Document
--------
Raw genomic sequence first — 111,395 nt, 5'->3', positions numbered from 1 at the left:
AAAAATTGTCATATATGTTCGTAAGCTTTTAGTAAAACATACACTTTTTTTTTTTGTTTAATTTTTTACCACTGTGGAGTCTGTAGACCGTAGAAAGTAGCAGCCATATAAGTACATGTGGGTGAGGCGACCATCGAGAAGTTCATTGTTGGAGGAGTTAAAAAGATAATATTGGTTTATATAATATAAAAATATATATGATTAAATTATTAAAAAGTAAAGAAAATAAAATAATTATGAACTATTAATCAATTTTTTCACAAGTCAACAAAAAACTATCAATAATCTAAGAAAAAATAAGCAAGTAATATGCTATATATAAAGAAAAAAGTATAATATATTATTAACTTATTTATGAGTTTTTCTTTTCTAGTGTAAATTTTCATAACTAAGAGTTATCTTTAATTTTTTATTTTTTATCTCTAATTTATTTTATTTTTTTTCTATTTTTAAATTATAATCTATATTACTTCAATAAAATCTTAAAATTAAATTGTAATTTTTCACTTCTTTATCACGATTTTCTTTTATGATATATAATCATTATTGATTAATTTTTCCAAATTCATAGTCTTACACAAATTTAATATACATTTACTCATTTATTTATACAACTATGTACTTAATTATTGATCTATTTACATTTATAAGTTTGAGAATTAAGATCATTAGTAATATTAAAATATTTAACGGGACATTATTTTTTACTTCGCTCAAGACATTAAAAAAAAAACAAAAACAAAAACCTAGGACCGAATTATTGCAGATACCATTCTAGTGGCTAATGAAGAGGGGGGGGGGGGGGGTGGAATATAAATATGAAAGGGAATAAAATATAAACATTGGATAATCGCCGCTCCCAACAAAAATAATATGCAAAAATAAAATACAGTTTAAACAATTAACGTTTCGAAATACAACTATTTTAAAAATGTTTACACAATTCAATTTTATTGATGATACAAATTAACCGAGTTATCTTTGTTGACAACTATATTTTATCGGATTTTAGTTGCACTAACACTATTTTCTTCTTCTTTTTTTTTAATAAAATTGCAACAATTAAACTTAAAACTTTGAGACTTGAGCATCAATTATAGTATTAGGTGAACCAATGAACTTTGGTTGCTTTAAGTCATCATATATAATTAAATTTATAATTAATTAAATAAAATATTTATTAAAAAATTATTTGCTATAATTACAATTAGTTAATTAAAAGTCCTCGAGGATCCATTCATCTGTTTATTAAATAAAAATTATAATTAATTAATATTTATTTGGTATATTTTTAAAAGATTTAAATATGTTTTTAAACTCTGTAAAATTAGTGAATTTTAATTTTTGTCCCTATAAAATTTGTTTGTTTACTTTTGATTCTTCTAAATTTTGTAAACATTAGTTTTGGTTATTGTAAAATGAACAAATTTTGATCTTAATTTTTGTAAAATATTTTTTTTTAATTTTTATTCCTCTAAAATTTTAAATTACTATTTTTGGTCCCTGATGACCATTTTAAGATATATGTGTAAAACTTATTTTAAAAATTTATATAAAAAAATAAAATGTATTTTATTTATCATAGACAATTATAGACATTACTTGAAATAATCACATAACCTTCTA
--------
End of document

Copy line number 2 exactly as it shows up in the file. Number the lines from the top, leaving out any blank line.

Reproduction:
AAAAATTGTCATATATGTTCGTAAGCTTTTAGTAAAACATACACTTTTTTTTTTTGTTTAATTTTTTACCACTGTGGAGTCTGTAGACCGTAGAAAGTAGCAGCCATATAAGTACATGTGGGTGAGGCGACCATCGAGAAGTTCATTGTTGGAGGAGTTAAAAAGATAATATTGGTTTATATAATATAAAAATATATATGATTAAATTATTAAAAAGTAAAGAAAATAAAATAATTATGAACTATTAATCAATTTTTTCACAAGTCAACAAAAAACTATCAATAATCTAAGAAAAAATAAGCAAGTAATATGCTATATATAAAGAAAAAAGTATAATATATTATTAACTTATTTATGAGTTTTTCTTTTCTAGTGTAAATTTTCATAACTAAGAGTTATCTTTAATTTTTTATTTTTTATCTCTAATTTATTTTATTTTTTTTCTATTTTTAAATTATAATCTATATTACTTCAATAAAATCTTAAAATTAAATTGTAATTTTTCACTTCTTTATCACGATTTTCTTTTATGATATATAATCATTATTGATTAATTTTTCCAAATTCATAGTCTTACACAAATTTAATATACATTTACTCATTTATTTATACAACTATGTACTTAATTATTGATCTATTTACATTTATAAGTTTGAGAATTAAGATCATTAGTAATATTAAAATATTTAACGGGACATTATTTTTTACTTCGCTCAAGACATTAAAAAAAAAACAAAAACAAAAACCTAGGACCGAATTATTGCAGATACCATTCTAGTGGCTAATGAAGAGGGGGGGGGGGGGGGTGGAATATAAATATGAAAGGGAATAAAATATAAACATTGGATAATCGCCGCTCCCAACAAAAATAATATGCAAAAATAAAATACAGTTTAAACAATTAACGTTTCGAAATACAACTATTTTAAAAATGTTTACACAATTCAATTTTATTGATGATACAAATTAACCGAGTTATCTTTGTTGACAACTATATTTTATCGGATTTTAGTTGCACTAACACTATTTTCTTCTTCTTTTTTTTTAATAAAATTGCAACAATTAAACTTAAAACTTTGAGACTTGAGCATCAATTATAGTATTAGGTGAACCAATGAACTTTGGTTGCTTTAAGTCATCATATATAATTAAATTTATAATTAATTAAATAAAATATTTATTAAAAAATTATTTGCTATAATTACAATTAGTTAATTAAAAGTCCTCGAGGATCCATTCATCTGTTTATTAAATAAAAATTATAATTAATTAATATTTATTTGGTATATTTTTAAAAGATTTAAATATGTTTTTAAACTCTGTAAAATTAGTGAATTTTAATTTTTGTCCCTATAAAATTTGTTTGTTTACTTTTGATTCTTCTAAATTTTGTAAACATTAGTTTTGGTTATTGTAAAATGAACAAATTTTGATCTTAATTTTTGTAAAATATTTTTTTTTAATTTTTATTCCTCTAAAATTTTAAATTACTATTTTTGGTCCCTGATGACCATTTTAAGATATATGTGTAAAACTTATTTTAAAAATTTATATAAAAAAATAAAATGTATTTTATTTATCATAGACAATTATAGACATTACTTGAAATAATCACATAACCTTCTA